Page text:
From transmission to evolution: low pathogenic avian influenza (LPAI) H9N2 evolving under poultry vaccination

Hongrui Cui

Research output: Thesisinternal PhD, WU

Abstract

The current pandemic reminds us of the shadow of flu caused by avian influenza viruses, which keep circulating and cause outbreaks all over the world. There are two problems with avian influenza viruses (AIVs) that cause flu in poultry: pathogenicity in poultry and possible effects on human health. The high pathogenic avian influenza viruses (HPAIVs) threaten public health directly by high human mortality, and the low pathogenic avian influenza viruses (LPAIVs) play an important role in influenza virus evolution. Due to the mild disease and low death rate, LPAIVs remain circulating in poultry populations, thereby providing a platform and time for the emergence of strains with high transmission, cross host-transmission properties or higher human pathogenicity. More and more human infections, caused by avian influenza virus directly from birds further increase our concerns. The H9N2 subtype LPAIV has attracted attention for its wide range spread in many bird species, as well as for the fact that it has become endemic in commercial poultry in many areas, affecting poultry productivity. As a prevention method, vaccination against the H9N2 subtype virus in poultry was promoted in several countries. However, the persistence of this virus in poultry after vaccination has been reported and it was suggested that the inactivated-virus vaccine might not stop the transmission, but rather trigger the antigenic drift of the virus in poultry. In this thesis, experiments were performed to analyse the effect of the inactivated-virus vaccine on stopping the transmission of H9N2 subtype virus in poultry. In Chapter 2, I showed that the estimated reproduction ratio of H9N2 subtype virus in non-vaccinated and vaccinated chicken was above 1, suggesting that the inactivated-virus vaccine against the H9N2 subtype virus cannot stop the transmission of the homologous virus strain in vaccinated chicken. In Chapter 3, phylogenetic and antigenic analyses of H9N2 subtype virus strains isolated from field markets during 2013-2018 in south China, discovered that a new antigenic group has emerged after 2013. The currently isolated virus strains show a higher number of mutations than the average level observed before, resulting in larger antigenic distances from the vaccine strain. In Chapter 4, I observed evolutionary changes of H9N2 subtype virus strains under continuous selective pressure in different hosts. I also identified changes related to potential antigenic drift events in viruses passaged under antiserum pressure. Then in Chapter 5, I discovered the effects of the PB1 gene from the avian H9N2 strain in the reassortment with a human strain. Corresponding genetic changes were observed in the progeny viruses under selective pressure. Together, this thesis provided experimental and statistical evidence to the assumption that the inactivated virus vaccine cannot stop the transmission of H9N2 subtype LPAIV in a vaccinated chicken population. The H9N2 subtype virus could evolve as a consequence of continuing transmission under selective pressure from the vaccination, and this was observed in the field and in laboratory simulations. In addition, reassortment events involving the PB1 gene of H9N2 subtype virus may drive the emergence of novel reassortant viruses during this ongoing circulation. Based on these findings, it becomes clear that continuous surveillance for LPAIVs in vaccinated poultry is required during and after outbreaks. Monitoring for reassortment variants between LPAIV and human-adapted virus strains deserves more attention for pandemic preparedness.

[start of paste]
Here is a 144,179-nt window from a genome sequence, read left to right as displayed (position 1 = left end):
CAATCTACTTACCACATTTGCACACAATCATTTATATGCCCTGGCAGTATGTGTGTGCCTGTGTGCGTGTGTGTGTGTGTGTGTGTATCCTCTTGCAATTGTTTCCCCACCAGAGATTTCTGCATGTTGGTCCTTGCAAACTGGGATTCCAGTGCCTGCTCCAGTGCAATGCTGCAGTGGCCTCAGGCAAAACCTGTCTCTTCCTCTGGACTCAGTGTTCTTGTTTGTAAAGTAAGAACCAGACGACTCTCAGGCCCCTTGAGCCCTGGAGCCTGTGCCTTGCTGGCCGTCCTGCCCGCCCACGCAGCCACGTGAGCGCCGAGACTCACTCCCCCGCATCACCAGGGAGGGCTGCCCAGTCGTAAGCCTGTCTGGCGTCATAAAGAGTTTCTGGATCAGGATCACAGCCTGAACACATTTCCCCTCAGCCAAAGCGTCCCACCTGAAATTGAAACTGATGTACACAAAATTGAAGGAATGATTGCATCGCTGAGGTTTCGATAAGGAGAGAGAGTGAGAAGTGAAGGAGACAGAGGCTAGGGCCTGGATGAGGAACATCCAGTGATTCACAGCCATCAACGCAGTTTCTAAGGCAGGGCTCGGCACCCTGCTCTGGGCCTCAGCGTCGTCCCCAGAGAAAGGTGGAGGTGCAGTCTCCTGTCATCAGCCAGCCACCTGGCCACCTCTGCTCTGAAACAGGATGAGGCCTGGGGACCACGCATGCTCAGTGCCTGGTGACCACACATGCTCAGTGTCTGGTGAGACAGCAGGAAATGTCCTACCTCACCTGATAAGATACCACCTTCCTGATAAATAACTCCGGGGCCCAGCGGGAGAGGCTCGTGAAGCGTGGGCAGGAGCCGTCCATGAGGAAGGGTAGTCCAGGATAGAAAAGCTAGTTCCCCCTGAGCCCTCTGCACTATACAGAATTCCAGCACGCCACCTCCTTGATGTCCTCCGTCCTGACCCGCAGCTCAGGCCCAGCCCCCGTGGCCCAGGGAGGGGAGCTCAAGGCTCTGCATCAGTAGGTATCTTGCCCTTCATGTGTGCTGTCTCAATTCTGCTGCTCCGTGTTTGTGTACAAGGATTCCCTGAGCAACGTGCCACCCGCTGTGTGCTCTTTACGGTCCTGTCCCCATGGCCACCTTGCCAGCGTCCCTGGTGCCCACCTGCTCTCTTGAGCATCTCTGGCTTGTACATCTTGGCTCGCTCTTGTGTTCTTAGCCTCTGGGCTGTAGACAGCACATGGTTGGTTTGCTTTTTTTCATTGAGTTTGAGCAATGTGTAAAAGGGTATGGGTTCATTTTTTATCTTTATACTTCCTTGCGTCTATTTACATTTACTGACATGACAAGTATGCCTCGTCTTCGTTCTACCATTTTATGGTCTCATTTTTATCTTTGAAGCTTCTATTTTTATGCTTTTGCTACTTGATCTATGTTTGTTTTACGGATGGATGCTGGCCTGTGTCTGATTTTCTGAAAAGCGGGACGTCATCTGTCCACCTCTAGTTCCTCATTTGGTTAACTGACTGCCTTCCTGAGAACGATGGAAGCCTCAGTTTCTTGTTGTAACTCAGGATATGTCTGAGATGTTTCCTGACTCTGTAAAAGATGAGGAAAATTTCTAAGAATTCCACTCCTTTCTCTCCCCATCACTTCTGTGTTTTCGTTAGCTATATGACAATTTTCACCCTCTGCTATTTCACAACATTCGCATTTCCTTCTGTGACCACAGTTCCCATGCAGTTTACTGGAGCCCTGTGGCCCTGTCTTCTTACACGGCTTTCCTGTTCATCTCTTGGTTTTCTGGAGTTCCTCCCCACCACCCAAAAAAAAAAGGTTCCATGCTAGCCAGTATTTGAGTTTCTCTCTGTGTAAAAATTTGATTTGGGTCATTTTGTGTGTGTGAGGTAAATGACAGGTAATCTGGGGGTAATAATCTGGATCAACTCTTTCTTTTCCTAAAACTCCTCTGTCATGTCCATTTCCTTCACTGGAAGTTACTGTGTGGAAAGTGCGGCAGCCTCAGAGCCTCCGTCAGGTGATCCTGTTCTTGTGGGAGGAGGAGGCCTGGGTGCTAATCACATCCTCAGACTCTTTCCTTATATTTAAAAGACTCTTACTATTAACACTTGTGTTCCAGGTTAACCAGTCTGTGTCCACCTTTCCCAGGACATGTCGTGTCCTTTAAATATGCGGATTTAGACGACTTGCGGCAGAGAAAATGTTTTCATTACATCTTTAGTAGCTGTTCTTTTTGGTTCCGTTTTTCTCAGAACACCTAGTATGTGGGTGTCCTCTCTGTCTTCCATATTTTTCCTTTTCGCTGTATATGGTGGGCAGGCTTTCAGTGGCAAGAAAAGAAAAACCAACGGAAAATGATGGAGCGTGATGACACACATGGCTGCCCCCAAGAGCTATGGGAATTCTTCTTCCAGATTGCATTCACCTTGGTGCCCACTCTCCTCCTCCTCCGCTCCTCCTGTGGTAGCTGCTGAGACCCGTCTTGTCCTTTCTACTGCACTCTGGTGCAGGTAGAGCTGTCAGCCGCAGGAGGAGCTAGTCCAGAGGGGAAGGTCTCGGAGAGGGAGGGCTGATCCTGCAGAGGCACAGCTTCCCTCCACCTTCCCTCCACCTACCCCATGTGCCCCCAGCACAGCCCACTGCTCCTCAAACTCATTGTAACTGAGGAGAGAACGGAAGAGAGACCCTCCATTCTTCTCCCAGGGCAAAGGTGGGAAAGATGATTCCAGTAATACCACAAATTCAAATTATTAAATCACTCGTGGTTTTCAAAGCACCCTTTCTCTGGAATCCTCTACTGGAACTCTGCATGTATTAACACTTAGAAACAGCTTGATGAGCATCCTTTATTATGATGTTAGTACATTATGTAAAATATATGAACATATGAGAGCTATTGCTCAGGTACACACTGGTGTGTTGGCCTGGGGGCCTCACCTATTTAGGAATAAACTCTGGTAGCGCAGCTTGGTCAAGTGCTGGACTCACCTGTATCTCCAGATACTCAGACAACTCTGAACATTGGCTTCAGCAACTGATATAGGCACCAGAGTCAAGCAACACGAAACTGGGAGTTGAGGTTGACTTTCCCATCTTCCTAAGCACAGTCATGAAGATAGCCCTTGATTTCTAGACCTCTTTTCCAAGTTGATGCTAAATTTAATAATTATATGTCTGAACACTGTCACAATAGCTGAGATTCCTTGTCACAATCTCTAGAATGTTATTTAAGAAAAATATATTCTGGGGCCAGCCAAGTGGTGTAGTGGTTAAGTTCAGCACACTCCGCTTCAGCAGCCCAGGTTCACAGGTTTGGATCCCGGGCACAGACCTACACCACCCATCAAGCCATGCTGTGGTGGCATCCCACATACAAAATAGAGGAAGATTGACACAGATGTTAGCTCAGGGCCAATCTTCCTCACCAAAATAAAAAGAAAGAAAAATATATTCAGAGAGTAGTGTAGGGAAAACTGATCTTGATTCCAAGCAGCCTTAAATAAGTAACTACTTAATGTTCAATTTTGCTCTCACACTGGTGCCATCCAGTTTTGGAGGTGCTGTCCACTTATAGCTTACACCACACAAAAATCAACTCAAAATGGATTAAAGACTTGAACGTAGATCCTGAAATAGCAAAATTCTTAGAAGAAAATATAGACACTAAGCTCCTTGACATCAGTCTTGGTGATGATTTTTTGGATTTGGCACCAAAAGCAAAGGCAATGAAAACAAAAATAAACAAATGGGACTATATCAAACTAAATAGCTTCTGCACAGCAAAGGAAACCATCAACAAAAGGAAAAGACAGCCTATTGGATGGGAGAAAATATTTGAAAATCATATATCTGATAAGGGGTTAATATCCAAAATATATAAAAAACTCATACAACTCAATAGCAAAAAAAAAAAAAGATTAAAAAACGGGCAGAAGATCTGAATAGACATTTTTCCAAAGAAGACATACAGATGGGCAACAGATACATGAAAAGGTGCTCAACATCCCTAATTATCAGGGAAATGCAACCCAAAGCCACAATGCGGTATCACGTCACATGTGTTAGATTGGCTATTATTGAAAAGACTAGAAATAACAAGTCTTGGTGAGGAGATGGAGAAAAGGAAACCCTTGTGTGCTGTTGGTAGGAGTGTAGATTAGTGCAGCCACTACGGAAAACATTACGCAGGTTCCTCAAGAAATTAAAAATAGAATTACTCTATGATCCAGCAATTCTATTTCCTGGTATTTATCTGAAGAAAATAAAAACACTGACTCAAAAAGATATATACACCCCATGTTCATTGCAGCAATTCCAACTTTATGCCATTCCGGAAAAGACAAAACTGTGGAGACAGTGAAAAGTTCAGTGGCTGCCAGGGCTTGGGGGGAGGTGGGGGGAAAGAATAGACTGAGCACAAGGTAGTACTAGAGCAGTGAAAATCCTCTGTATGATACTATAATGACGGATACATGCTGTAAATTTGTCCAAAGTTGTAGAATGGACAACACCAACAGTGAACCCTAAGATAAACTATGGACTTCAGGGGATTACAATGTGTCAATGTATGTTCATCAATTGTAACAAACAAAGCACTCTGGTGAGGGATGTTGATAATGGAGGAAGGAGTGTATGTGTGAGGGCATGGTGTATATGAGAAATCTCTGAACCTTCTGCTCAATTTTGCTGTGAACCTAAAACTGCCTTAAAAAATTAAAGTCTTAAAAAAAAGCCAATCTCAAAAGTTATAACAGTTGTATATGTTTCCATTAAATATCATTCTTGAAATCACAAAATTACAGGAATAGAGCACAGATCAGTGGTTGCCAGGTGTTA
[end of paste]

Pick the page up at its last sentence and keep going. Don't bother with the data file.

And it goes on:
Original languageEnglish
QualificationDoctor of Philosophy
Awarding Institution
  • Wageningen University
Supervisors/Advisors
  • de Jong, Mart, Promotor
  • van Oers, Monique, Promotor
  • Beerens, Nancy, Co-promotor
  • Li, Z., Co-promotor, External person
Award date12 Nov 2021
Place of PublicationWageningen
Publisher
Print ISBNs9789463959957
DOIs
Publication statusPublished - 12 Nov 2021

Fingerprint

Dive into the research topics of 'From transmission to evolution: low pathogenic avian influenza (LPAI) H9N2 evolving under poultry vaccination'. Together they form a unique fingerprint.

Cite this